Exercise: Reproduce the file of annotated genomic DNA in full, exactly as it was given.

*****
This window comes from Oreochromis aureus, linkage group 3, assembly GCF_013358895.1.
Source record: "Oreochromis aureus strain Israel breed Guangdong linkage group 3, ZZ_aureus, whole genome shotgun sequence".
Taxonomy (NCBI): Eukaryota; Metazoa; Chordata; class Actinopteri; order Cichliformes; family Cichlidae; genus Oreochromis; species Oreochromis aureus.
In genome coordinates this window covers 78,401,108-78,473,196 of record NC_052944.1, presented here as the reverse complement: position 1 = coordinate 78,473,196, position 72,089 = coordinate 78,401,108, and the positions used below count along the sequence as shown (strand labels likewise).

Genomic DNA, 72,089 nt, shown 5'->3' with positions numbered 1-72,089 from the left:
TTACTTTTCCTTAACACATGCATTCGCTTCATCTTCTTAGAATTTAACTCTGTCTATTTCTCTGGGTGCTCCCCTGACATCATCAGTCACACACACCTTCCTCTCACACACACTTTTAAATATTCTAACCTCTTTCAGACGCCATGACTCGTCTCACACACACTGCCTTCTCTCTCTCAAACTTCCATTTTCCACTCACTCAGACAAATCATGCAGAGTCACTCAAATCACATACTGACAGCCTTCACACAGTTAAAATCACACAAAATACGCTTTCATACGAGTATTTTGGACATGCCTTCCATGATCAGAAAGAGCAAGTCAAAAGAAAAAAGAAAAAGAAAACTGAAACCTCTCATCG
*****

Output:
This window comes from Oreochromis aureus, linkage group 3, assembly GCF_013358895.1.
Source record: "Oreochromis aureus strain Israel breed Guangdong linkage group 3, ZZ_aureus, whole genome shotgun sequence".
Taxonomy (NCBI): Eukaryota; Metazoa; Chordata; class Actinopteri; order Cichliformes; family Cichlidae; genus Oreochromis; species Oreochromis aureus.
In genome coordinates this window covers 78,401,108-78,473,196 of record NC_052944.1, presented here as the reverse complement: position 1 = coordinate 78,473,196, position 72,089 = coordinate 78,401,108, and the positions used below count along the sequence as shown (strand labels likewise).

Genomic DNA, 72,089 nt, shown 5'->3' with positions numbered 1-72,089 from the left:
TTACTTTTCCTTAACACATGCATTCGCTTCATCTTCTTAGAATTTAACTCTGTCTATTTCTCTGGGTGCTCCCCTGACATCATCAGTCACACACACCTTCCTCTCACACACACTTTTAAATATTCTAACCTCTTTCAGACGCCATGACTCGTCTCACACACACTGCCTTCTCTCTCTCAAACTTCCATTTTCCACTCACTCAGACAAATCATGCAGAGTCACTCAAATCACATACTGACAGCCTTCACACAGTTAAAATCACACAAAATACGCTTTCATACGAGTATTTTGGACATGCCTTCCATGATCAGAAAGAGCAAGTCAAAAGAAAAAAGAAAAAGAAAACTGAAACCTCTCATCG